You CAN Try This at Home: Fun VR for Kids and Grownups

There's lots of cool VR stuff to do, no matter which headset your family uses.

By Jacqueline Emigh

Suddenly, virtual reality (VR) seems to be everywhere. But what can you and your kids do with this emerging technology? Over the past 18 months or so, manufacturers have released a slew of VR headsets—and even more are due out before the holidays. Tons of content is available, too, although not all of it is suitable for kids. If you want your children to start using this tech, you can play a big role in helping to make VR a highly positive experience for them.

First Things First: What is VR?

Essentially, VR lets you look around (and often interact with) 3D or 360-degree content--usually just by moving your head while wearing a headset. Nearby objects look as though they're in the foreground, while distant objects seem to be in the background, just as they do in real life. VR headsets range in price from under $5 for some Google Cardboard viewers to as much as $800 for HTC Vive or $600 for Oculus Rift.

In November, Sony is expected to roll out the PlayStation VR gaming system, and Google will launch the Daydream, a $90 viewer made of fabric rather than cardboard. Unlike the Cardboard, the Daydream will strap around the user's head and will come with a handheld controller. Google plans different content for its two VR viewers.

That means the VR headset you choose will dictate what kinds of content your family can use. Some VR apps are available for multiple headsets, but many are available for only one of them, whether it be Cardboard at the low end or the Vive at the high end.

Which Headset Should You Choose?

For the most part, you get what you pay for. As you'd expect, the pricey Vive and Rift offer the best graphics and the most immersive VR environments, at the cost of needing to be connected to a fairly high-end PC.

Vive has one unique advantage: something called Roomscale VR that allows you to walk around inside the environment, rather than staying seated or standing in one position.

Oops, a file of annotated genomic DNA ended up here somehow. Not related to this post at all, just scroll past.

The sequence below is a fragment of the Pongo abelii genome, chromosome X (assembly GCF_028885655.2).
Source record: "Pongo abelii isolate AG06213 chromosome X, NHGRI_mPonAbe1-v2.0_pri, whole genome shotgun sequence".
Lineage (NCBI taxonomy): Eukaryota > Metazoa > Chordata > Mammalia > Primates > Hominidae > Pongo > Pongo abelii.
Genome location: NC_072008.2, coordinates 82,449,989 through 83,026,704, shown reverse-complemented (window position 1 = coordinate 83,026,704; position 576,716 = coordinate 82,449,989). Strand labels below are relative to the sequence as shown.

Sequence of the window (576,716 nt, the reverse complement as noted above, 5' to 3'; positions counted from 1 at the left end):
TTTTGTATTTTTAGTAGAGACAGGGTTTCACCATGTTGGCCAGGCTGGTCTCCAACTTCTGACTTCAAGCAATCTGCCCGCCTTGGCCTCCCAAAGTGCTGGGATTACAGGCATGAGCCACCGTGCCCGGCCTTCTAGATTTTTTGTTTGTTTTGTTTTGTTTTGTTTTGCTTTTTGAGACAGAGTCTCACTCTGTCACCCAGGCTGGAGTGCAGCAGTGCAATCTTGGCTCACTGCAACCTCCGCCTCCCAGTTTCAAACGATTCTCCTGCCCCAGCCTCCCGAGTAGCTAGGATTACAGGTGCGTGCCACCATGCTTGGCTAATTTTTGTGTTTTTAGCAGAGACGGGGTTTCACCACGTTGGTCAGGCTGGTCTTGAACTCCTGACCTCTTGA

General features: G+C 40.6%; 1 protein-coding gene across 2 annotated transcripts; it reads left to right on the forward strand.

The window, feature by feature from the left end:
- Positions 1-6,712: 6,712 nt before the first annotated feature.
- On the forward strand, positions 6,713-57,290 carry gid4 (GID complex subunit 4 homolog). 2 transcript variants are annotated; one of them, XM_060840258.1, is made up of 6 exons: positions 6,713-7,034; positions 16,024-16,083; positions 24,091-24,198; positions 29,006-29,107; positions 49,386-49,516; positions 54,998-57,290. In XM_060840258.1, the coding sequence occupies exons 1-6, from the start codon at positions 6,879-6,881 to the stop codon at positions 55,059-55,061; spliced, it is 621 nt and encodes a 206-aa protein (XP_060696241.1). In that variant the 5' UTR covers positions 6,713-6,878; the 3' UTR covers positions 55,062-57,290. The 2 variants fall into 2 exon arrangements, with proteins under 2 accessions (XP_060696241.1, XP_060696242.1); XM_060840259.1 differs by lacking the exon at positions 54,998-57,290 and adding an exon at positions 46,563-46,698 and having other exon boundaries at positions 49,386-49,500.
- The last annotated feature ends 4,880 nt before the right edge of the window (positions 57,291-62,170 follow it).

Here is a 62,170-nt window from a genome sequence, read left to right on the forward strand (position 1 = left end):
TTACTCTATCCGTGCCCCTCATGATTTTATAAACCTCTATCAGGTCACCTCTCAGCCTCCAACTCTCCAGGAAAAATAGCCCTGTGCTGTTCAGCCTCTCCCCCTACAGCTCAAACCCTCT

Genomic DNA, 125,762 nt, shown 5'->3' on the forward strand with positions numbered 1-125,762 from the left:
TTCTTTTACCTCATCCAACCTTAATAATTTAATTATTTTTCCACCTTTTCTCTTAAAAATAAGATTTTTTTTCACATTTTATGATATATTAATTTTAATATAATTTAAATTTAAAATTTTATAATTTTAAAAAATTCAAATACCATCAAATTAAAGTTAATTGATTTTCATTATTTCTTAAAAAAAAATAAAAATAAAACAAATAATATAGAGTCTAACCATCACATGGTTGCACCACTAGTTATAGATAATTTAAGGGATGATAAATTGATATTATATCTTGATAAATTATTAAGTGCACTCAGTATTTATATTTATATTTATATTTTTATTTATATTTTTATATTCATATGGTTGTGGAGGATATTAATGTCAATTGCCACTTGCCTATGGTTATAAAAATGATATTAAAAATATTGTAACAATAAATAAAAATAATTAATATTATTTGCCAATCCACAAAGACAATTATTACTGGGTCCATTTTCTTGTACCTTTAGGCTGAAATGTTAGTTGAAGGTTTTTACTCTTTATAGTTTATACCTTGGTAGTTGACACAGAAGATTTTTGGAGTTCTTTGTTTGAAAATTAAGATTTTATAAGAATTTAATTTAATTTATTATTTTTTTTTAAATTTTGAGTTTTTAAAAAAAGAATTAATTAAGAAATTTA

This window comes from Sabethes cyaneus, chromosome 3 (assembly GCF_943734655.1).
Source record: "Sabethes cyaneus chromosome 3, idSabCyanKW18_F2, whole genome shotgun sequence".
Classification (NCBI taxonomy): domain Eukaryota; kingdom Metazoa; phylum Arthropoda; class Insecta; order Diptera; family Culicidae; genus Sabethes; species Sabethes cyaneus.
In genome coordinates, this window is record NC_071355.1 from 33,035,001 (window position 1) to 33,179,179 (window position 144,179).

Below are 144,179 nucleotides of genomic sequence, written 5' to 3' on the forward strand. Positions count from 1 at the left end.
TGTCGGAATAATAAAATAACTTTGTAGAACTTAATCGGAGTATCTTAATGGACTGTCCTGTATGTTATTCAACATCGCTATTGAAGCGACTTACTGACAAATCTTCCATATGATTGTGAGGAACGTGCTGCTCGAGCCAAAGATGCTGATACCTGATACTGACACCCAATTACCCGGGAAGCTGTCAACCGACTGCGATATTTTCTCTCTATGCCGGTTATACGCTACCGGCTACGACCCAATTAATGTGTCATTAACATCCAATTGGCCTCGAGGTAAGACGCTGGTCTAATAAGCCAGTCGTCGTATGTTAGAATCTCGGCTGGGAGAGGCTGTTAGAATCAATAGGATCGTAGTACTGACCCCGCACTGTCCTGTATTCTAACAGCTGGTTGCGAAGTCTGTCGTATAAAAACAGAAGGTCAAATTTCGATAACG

Standalone headsets--ones which don't require a PC--use a smartphone instead, which you insert into the viewer. The strappable Samsung Gear VR ($90) offers high-content quality for the price, but you have to use it with a Samsung Galaxy S6 or newer. Those phones can be quite expensive unless you buy one used or get a good trade-in offer. A number of other headsets are available, including Mattel's View-Master VR Viewers.

If your family is just getting into VR, you might want to start small with Google Cardboard and see how things go. Google sells its own Cardboard viewer, which really is made of cardboard, but it also sells viewers from about 20 other companies on its website, and some of these alternative models are made of heavier-duty material. Other non-Google cardboard viewers are available at sites such as Amazon and eBay.

The Cardboard viewers work with iPhones and with many different Android phones. You can find lots of VR apps by going to Google Play or Apple's App Store and searching for "Cardboard VR" or just "VR.". The quality of these apps is uneven. In looking at the comments, you might come across remarks from users complaining that an app is glitchy, doesn't store results, or doesn't offer more than one level of play. Pay attention to these remarks; you don't want your kids' first VR experiences to be frustrating.

It's Not For All Ages